A squat is a body dipping exercise in which a person lowers his hips toward the floor from a standing position and then returns to standing.
When weights are added, a squat becomes a powerlifting move, requiring both a burst of strength and continuous balance to return to upright.
The main benefits of squats are the strengthening and building of lower body muscles, but with increased strength comes numerous additional benefits, including improvements to balance and coordination.
What muscles do squats work?
Squats are powered mainly by the legs, but they are compound exercises that demand substantial balance as well, which keeps the core muscles actively engaged.
All leg muscles and joints are worked by squats, including the:
- Calf muscles
- Hip flexors
The core muscles that engage during a squat to provide power and balance include the:
- Lower back/spine
By adding a squat bar with weight, a squat will also work your:
- Upper back
A squat alone (no weight) works your body from the top of your rib cage down to your feet. Add weights, and a squat becomes a full-body exercise.
What do squats do?
Along with increasing strength and muscle mass, squats mainly enhance the posture.
The lower back muscles worked by squats are major supporters of the spine. Keeping these muscles fit strengthens the spine, enhancing back mobility and decreasing pain and injuries to the lower back.
Squats also build muscle mass in the legs, both upper and lower, and tone the glutes.
What are squats good for?
Squats are one of the most beneficial exercises you can do to stay in good shape for everyday living. A strong back makes long periods of sitting or standing less painful (though, it’s never recommended to remain in the same position for too long).
Sitting at a desk all day or working on a supermarket floor can both be hard on the body in different ways. A strong back will hold up better under pressure, helping to prevent repetitive use injuries and chronic pain.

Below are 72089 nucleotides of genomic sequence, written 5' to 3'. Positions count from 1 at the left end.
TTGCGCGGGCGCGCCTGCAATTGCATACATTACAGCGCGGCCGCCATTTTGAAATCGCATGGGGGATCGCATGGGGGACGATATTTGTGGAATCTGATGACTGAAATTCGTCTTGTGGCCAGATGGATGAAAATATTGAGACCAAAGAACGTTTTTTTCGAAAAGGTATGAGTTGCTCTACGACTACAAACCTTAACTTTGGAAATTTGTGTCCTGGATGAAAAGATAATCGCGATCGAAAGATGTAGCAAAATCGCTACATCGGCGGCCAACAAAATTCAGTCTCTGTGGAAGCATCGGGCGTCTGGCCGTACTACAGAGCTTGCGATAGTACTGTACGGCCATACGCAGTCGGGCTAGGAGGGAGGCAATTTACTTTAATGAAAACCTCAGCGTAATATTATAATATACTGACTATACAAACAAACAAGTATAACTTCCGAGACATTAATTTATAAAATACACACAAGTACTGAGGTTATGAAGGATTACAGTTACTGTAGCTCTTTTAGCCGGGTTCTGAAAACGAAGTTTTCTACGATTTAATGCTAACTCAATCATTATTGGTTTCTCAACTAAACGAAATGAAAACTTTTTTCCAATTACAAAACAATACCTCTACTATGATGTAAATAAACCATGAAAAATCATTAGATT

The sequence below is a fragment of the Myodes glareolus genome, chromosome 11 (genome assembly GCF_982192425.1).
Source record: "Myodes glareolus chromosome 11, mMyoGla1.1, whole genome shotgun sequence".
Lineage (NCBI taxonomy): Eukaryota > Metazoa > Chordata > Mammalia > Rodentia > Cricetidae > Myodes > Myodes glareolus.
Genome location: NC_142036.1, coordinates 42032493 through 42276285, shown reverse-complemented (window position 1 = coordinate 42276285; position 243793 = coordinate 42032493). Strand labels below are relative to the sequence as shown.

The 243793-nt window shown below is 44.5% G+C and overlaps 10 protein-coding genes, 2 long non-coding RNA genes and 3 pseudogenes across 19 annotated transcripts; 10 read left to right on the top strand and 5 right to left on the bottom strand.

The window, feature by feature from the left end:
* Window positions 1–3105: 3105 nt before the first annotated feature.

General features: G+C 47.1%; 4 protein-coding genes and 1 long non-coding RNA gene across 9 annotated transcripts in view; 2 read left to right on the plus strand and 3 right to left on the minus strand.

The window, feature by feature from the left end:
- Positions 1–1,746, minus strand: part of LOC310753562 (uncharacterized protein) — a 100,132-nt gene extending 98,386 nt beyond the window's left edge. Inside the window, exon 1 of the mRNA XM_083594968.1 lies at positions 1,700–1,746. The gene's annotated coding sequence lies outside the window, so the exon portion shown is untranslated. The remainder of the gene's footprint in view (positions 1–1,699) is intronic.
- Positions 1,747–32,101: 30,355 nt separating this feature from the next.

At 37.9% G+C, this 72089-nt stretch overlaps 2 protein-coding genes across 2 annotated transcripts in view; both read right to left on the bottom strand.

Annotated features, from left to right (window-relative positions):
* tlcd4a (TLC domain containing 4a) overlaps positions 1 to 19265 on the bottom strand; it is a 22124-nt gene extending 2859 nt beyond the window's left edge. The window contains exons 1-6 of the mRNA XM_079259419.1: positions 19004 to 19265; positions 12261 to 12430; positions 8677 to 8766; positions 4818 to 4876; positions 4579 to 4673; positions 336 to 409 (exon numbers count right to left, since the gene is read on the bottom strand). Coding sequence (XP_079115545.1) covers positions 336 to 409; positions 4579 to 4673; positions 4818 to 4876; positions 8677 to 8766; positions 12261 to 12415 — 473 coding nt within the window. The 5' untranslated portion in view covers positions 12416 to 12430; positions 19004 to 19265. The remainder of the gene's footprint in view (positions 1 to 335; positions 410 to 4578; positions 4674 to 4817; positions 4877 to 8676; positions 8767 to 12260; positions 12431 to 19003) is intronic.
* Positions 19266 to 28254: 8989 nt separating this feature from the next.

The strength of the back is also a major determining factor in whether you will suffer acute injuries from common daily activities, such as bending and twisting.
Even basic movements like loading a dishwasher or reaching for the TV remote can cause injury if your back muscles are weak. This becomes truer the older you get as you experience age-related muscle loss.
Squats help keep muscle loss in the lower back to a minimum and ensure that the muscle that does remain is strong.
Squat Exercise Benefits
Along with the everyday benefits, squats are a great exercise for athletes looking to improve in their sports. This is especially true of sports that require substantial lower body strength.
Squats are so good at building muscle in the lower body, they improve explosive strength. Explosive strength includes movements like getting off the line in a sprint or breaking through the line in a football game.
Since squats also improve posture and balance, they are ideal training exercises for those sports that require good balance, like skiing, surfing, and mountain biking.
With any sport, adding squats to your exercise routine will strengthen the soft tissue and bones of the lower body, which can help prevent injury.
Squats Without Weights
Perhaps one of the best things about squats is that you don’t need any equipment to perform them. You can do a squat anywhere anytime.
Weightless squats don’t build as much muscle, or burn as many calories, as weighted squats. However, they still have a positive impact on lower-body strength and improve balance. If done rapidly, they will even provide some cardio benefit.
Squats With Weights